The Essential Pro Life Arguments Part I

by C. Fletcher Armstrong, PhD

Pro life arguments really rest on three simple fundamental beliefs. The first is normative, the second medical or scientific, and the third is political. First, the most basic pro life argument, that all human beings have a right to live. Second, that preborn humans are human beings (so they have a right to live). Third, that the primary purpose of government is to protect fundamental human rights.

We begin this article with the second of these pro-life arguments (that preborn humans are human beings), because in the years since Roe vs Wade was decided, this component of the pro life argument has been firmly established, beyond any reasonable objection. Scientists agree that life begins at conception, also referred to as fertilization. For example, the embryology textbook Human Embryology & Teratology, 3rd Edition, states:

Although life is a continuous process, fertilization ... is a critical landmark because, under ordinary circumstances, a new, genetically distinct human organism is formed when the chromosomes of the male and female pronuclei blend in the oocyte. [i]

This aspect of the pro life argument was further strengthened by French geneticist Jerome L. LeJeune, who asserted the following when testifying before a United States Senate Subcommittee in 1981:

To accept the fact that after fertilization has taken place a new human has come into being is no longer a matter of taste or opinion. The human nature of the human being from conception to old age is not a metaphysical contention, it is plain experimental evidence. [ii]

Even though many pro-choice advocates that we encounter on campus still assert that we don’t know when life begins, the more sophisticated pro-choice advocates have been forced to concede this pro life argument. For example, pro choice philosopher David Boonin, in his book A Defense of Abortion:

Perhaps the most straightforward relation between you and me on the one hand and every human fetus from conception onward on the other is this: All are living members of the same species, homo sapiens. A human fetus, after all, is simply a human being at a very early stage in his or her development. [iii]

Peter Singer, Professor of Bio-Ethics at Princeton University, concurs:

... there is no doubt that from the first moments of its existence an embryo conceived from human sperm and eggs is a human being ... [iv]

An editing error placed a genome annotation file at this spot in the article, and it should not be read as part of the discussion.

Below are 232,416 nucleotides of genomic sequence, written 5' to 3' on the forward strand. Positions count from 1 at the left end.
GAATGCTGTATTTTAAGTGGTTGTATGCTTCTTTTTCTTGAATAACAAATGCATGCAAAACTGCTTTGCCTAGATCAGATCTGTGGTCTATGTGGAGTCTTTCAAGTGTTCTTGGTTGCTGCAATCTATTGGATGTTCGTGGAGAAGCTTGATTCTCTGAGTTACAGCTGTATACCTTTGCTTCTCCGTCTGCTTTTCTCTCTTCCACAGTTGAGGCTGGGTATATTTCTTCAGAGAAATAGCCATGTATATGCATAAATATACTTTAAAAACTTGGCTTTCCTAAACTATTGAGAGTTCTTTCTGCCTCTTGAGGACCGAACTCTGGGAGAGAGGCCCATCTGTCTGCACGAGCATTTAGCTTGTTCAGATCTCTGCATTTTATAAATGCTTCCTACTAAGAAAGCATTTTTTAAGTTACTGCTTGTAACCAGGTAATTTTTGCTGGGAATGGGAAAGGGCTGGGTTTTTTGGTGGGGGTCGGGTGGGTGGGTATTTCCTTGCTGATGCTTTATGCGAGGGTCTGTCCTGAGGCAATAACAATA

They don’t concede this point vigorously, because it is politically useful for most Americans to be confused about the humanity of the preborn. But in formal settings, they have been forced to abandon the “not a human” argument and move on to something else: the proposition that some human beings have a fundamental right to life and others do not. Hence the debate has morphed from the question of when human life begins (a question of medical science) to a question of when human personhood should granted (a question of philosophy and politics). In a democratic republic, the voting citizens decide who gets rights and who does not, and we define (or manufacture) the criteria we will use to justify our decision.

Pro choice advocates disagree about the qualities that ought to qualify certain ones of us to receive rights of personhood. Some say the ability to feel pain. Others prefer viability, which they define as the ability to remain alive outside the womb. Members of the general public may point to more definable characteristics such as the onset of the heartbeat or the onset of brain-wave activity (not realizing that these characteristics appear early in the first trimester).

Pro choice advocates often cite qualities that are hard to define and quantify, such as “self-awareness.” This is very convenient, for several reasons. First, there is no scale of units by which self-awareness can be quantified. Second, even if there were “self-awareness units,” there is no established number of them that qualifies one of us for personhood. Finally, even if we postulated such units, there is no measurement technique that would tell us if the required number of self-awareness units had been attained. Pro choice advocates are thus able to maintain the status quo by focusing attention on questions that can never be answered. In other words, since we can’t know when a child is sufficiently self-aware, it should be legal to kill him before birth.

The main problem with this argument is that it avoids the question of whether we may assume that a born person (e.g., a newborn baby) is sufficiently developed to deserve rights of personhood. In other words, who can say whether a newborn is sufficiently “self-aware” to protect him from homicidal parents?

Problems with this argument have influenced other pro-choice advocates to concede the right to life for all human beings, but then to assert that the rights of the preborn human are superceded by the rights of the mother. We will address this argument in Part II.

Footnotes:

  1. Ronan O'Rahilly and Fabiola Muller, Human Embryology & Teratology, 3rd ed. (New York: Wiley-Liss, 2001), p. 8.
  2. Francis Beckwith, Politically Correct Death: Answering Arguments for Abortion Rights (Michigan: Baker Books, 1993) 42.
  3. David Boonin, A Defense of Abortion (Cambridge University Press: New York), p. 20.
  4. Peter Singer, Practical Ethics, 2nd ed. (Cambridge: Cambridge University Press, 1993), p. 85-86.

Fletcher Armstrong, PhD
Southeast Director
Center for Bio-Ethical Reform
fletcher@cbrinfo.org
www.ProLifeOnCampus.com